Migraine Triggers List: An Exhaustive detail of What May Lead to an Attack

Migraines can be extremely debilitating and figuring out your unique triggers is an important step in managing migraine disease. While the exact causes are still being studied, we know that migraines can be triggered by a variety of factors including hormones, weather, foods, medications, and lifestyle habits. Identifying and avoiding your personal triggers can significantly decrease migraine frequency and intensity. This comprehensive guide covers the migraine triggers list so you can pinpoint what may be leading to your attacks.


Migraines affect over 37 million people in the United States alone. The intense throbbing head pain, nausea, sensitivity to light and sound can be completely incapacitating. Migraine symptoms and their severity can vary widely from person to person. One of the frustrating things about migraines is that attacks can seem to occur randomly, making them difficult to anticipate and manage. However, there are a number of potential triggers that may increase migraine risk. The more triggers you’re exposed to, the more likely you are to experience a migraine attack. By recognizing your unique triggers, you can take steps to avoid them and reduce your migraine frequency.

This exhaustive list covers the most well-known migraine triggers and risk factors. It’s divided into categories including foods, drinks, environmental factors, hormones, medications, habits, and medical conditions. Keeping track of your own suspected triggers and symptoms in a migraine journal is very helpful for identifying and confirming patterns. Work closely with your doctor to determine your migraine triggers so you can optimize your treatment and prevention plan.

Food and Drink Triggers

Certain foods and drinks are common migraine triggers. Caffeine, alcohol, and foods high in tyramine or nitrates seem to be problematic for many migraine sufferers. Keeping a food diary can help you determine which foods may be contributing to your migraines. Some of the most common dietary migraine triggers include:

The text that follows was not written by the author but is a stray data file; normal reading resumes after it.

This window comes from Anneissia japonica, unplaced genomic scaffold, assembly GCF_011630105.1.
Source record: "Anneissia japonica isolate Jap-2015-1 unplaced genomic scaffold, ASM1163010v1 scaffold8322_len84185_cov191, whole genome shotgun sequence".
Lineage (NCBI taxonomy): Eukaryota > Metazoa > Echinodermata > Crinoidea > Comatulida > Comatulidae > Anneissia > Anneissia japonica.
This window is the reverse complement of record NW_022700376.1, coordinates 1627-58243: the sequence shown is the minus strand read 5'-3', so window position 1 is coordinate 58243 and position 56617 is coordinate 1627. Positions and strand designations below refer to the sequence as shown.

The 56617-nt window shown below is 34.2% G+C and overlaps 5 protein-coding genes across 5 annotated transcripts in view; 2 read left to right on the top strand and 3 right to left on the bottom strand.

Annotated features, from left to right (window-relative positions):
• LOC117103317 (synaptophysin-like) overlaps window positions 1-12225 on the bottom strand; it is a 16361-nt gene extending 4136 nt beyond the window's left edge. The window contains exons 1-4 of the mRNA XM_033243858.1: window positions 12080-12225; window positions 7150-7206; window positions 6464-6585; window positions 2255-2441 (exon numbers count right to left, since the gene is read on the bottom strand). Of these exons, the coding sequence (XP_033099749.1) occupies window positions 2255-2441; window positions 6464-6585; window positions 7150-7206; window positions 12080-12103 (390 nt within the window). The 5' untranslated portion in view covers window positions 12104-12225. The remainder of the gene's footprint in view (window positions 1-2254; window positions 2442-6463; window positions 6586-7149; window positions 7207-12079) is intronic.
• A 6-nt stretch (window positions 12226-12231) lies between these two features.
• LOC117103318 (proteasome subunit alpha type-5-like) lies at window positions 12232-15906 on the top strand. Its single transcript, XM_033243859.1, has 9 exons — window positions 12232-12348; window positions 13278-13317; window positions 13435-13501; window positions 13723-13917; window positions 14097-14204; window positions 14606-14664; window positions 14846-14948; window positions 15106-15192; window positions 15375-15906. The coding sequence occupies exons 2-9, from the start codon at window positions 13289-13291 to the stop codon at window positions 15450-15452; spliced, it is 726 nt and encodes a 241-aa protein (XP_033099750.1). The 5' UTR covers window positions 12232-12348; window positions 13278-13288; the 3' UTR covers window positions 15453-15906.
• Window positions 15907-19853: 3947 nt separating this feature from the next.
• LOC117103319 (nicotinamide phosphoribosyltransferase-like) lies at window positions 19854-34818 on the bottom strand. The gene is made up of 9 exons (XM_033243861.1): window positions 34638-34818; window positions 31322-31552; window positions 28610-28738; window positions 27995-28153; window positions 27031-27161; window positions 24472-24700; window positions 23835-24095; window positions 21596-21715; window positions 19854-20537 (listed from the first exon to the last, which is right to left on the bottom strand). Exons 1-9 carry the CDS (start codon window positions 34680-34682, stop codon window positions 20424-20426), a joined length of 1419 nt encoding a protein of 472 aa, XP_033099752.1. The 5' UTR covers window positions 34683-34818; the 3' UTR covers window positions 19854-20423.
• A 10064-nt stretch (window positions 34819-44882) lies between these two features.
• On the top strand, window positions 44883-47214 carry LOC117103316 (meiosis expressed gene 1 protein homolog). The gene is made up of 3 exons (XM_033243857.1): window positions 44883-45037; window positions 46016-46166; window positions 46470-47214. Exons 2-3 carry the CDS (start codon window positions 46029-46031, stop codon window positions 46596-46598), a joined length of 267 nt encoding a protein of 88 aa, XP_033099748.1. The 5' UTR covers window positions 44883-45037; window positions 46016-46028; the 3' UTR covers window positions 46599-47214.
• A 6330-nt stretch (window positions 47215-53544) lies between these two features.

• Aged cheeses including cheddar, Swiss, parmesan, blue cheese
  • Cured or processed meats like hot dogs, salami, dried beef
  • Alcohol like wine, beer, mixed drinks
  • Caffeine including coffee, tea, soda, energy drinks
  • Artificial sweeteners such as aspartame
  • Beans and lentils
  • Nuts like peanuts, hazelnuts, almonds
  • Onions, avocados, bananas, canned figs
  • Pickled foods
  • Monosodium glutamate (MSG)
  • Nitrate-rich foods like processed meats, lunch meats
  • Chocolate
  • Vinegar-based foods like ketchup, salad dressings
  • Yogurt
  • Aspartame and other artificial sweeteners

It’s a good idea to limit intake of high-tyramine foods if you think they may be a migraine trigger. Completely avoiding alcohol and caffeine can also help for some migraine patients. Keeping a consistent daily routine with regular meal times can further reduce migraine attacks.

Hormonal Triggers

Hormonal fluctuations are a very common migraine trigger in women. Changes in estrogen levels seem to play a role in migraines. Hormonal triggers can include:

  • Menstruation – Many women experience “menstrual migraines” starting 1-2 days before their period. Declining estrogen is the likely cause. These attacks may be more severe and last longer than other migraines.
  • Oral Contraceptives – Birth control pills with declining levels of estrogen towards the end of the cycle can also trigger migraines.